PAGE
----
The Jeep Wrangler is a great vehicle to paint thanks to the number of parts on the vehicle that can be quickly and easily removed. Other vehicles have literally hundreds of pounds of trim and plastic parts that need to be removed prior to painting. The Jeep Wrangler requires a tougher paint, however, which is not so much a type of paint, but the way that it is applied. This helps prevent nicks and scratches when the Jeep is off road.
Things You'll Need
- 3/8-in. drive socket set
- Masking tape
- Masking paper
- Wax and grease remover
- Clean rags
- HVLP spray gun
- Automotive paint
- Automotive clear coat
- 1000-grit wet/dry sandpaper
- Orbital buffer
- Polishing compound
Remove parts from the vehicle that you do not wish to paint using the screwdrivers and socket set. This includes the fender flares, side view mirrors, bumpers, bikini top, headlights, taillights and door handles. Also remove the spare tire carrier, tow hooks and windshield wipers to ease the painting process.
Remove any decals or stickers left on the Wrangler. Early wranglers with intact hood eagles in good condition may be worth keeping, as they are expensive to replace with reproduction stickers.
Clean the Wrangler thoroughly with soap and water, including the engine compartment, under the hood, chassis, and the interior. This prevents old excess dust or dirt from contaminating the paint.
Wet one clean rag with wax and grease remover and wipe the vehicle's surface to clean away any grease and wax that did not come off during the washing process. Follow the wet rag with a dry rag quickly to avoid allowing the wax and grease remover to dry on the surface.
Mask off the areas of the vehicle that could not be removed, but that should not be painted, using the masking paper and masking tape. This includes the engine compartment, windshield, wheels and chassis. Also, slide a piece of masking paper behind the Wrangler's open grill to prevent paint from getting on the radiator. Mask off interior pieces that could not be removed, such as the dashboard and steering wheel.
Scuff the surface of the old paint using the gray scuff pad to remove any trace of gloss from the vehicle surface. Because fresh paint will not adhere to gloss, anywhere the vehicle is to be painted must be scuffed. If you are painting the rear cargo area, open the tailgate and scuff the door jambs as well.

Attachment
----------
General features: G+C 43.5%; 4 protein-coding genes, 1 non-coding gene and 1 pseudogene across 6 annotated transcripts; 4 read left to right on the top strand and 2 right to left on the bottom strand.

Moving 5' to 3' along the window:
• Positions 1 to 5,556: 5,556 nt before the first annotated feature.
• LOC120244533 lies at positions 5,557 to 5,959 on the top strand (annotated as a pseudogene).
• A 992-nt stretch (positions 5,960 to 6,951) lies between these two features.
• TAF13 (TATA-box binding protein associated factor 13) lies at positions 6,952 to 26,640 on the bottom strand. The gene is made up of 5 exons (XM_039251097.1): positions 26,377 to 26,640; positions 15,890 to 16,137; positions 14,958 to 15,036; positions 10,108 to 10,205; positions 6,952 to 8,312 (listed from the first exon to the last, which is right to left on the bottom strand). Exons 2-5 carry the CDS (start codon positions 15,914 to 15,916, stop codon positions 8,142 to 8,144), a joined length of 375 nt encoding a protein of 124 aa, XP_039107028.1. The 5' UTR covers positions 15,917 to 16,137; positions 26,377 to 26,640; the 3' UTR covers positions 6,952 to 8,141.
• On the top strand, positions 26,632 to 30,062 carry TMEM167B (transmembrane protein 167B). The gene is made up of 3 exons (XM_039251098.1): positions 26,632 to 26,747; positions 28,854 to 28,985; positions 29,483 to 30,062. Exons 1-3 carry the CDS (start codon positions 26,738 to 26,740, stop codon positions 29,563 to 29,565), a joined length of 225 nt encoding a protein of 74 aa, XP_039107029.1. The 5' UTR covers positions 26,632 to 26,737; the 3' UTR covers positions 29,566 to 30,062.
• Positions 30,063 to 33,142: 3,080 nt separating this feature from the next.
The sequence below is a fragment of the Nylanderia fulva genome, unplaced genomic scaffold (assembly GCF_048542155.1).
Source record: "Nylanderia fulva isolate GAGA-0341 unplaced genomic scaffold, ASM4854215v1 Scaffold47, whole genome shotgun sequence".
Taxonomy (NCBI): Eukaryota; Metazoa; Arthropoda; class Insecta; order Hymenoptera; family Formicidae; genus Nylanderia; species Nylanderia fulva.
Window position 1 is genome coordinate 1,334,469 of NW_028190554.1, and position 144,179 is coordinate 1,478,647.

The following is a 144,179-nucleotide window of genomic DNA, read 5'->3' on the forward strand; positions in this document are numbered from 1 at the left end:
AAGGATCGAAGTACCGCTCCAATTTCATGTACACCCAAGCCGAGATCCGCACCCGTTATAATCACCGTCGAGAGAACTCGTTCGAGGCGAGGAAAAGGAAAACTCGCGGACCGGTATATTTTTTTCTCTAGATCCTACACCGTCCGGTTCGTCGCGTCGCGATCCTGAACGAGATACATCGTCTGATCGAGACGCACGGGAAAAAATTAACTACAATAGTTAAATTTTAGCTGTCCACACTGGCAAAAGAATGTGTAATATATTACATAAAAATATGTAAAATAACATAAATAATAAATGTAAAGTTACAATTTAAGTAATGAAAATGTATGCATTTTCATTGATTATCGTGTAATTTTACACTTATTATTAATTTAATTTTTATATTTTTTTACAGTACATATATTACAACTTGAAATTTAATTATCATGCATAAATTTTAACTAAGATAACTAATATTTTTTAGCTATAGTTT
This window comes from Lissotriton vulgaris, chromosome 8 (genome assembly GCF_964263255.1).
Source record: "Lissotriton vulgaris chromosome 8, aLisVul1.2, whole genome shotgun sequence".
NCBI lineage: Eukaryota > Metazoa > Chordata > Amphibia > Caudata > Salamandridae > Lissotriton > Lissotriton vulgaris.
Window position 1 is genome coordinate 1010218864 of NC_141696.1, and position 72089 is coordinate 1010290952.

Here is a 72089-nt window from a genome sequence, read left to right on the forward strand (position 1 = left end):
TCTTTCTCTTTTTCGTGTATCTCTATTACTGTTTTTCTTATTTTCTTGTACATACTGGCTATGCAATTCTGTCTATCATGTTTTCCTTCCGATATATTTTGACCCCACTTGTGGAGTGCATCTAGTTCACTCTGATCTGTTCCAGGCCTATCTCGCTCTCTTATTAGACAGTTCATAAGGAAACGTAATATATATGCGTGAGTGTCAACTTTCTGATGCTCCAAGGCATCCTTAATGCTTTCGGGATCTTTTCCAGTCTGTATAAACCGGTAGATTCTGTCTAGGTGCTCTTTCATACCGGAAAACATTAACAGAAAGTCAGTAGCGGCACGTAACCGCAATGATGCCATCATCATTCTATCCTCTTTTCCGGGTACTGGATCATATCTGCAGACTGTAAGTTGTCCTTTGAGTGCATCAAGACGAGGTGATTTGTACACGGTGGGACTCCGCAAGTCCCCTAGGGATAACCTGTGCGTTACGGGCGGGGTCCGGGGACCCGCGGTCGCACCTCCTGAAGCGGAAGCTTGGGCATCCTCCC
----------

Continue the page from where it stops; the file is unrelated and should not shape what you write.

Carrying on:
Clean the surface again with a fresh rag dampened with wax and grease remover followed by a clean, dry rag. This removes the dust created by scuffing the vehicle, which would contaminate the paint and create what are called "fish eyes."
Fill the spray gun reservoir with your choice of paint, and then attach the spray gun to its air compressor. Paint the underside of the hood first, then lower the hood gently and continue working along the center line of the Wrangler, working from the front to the back of the hood. Overlap each stroke by one-half to ensure good coverage of the paint. Next paint the windshield frame, taking care to unlock the frame and lower it so that you can paint the hinges between the hood and the frame.
Continue painting the front of the Wrangler, working from the front end around the vehicle in a counter-clockwise direction. Take care to paint the door jambs as well as the visible metal parts in the Wrangler's interior.
Allow the paint to tack up according to the package instructions, then apply the clear top coat in exactly the same way that you applied the paint. You do not have to apply clear coat to the underside of the hood. Allow the clear top coat to dry completely before sanding and buffing.
Sand the Wrangler with 1000-grit wet/dry sandpaper and water, but do not attempt to make the finish too smooth. Smoothing to the point of glass smoothness makes scratches more apparent in the vehicle's surface. Instead, sand the surface lightly, then buff to give the finish what is called "orange peel." This is a slightly textured surface that helps hide scratches.
- "Practical Auto & Truck Restoration"; John Gunnell; 2010
- "Pro Paint & Body"; Jim Richardson; 2002
- "How to Paint Your Car on a Budget"; Pat Ganahl; 2006
- Photo Credit Justin Sullivan/Getty Images News/Getty Images
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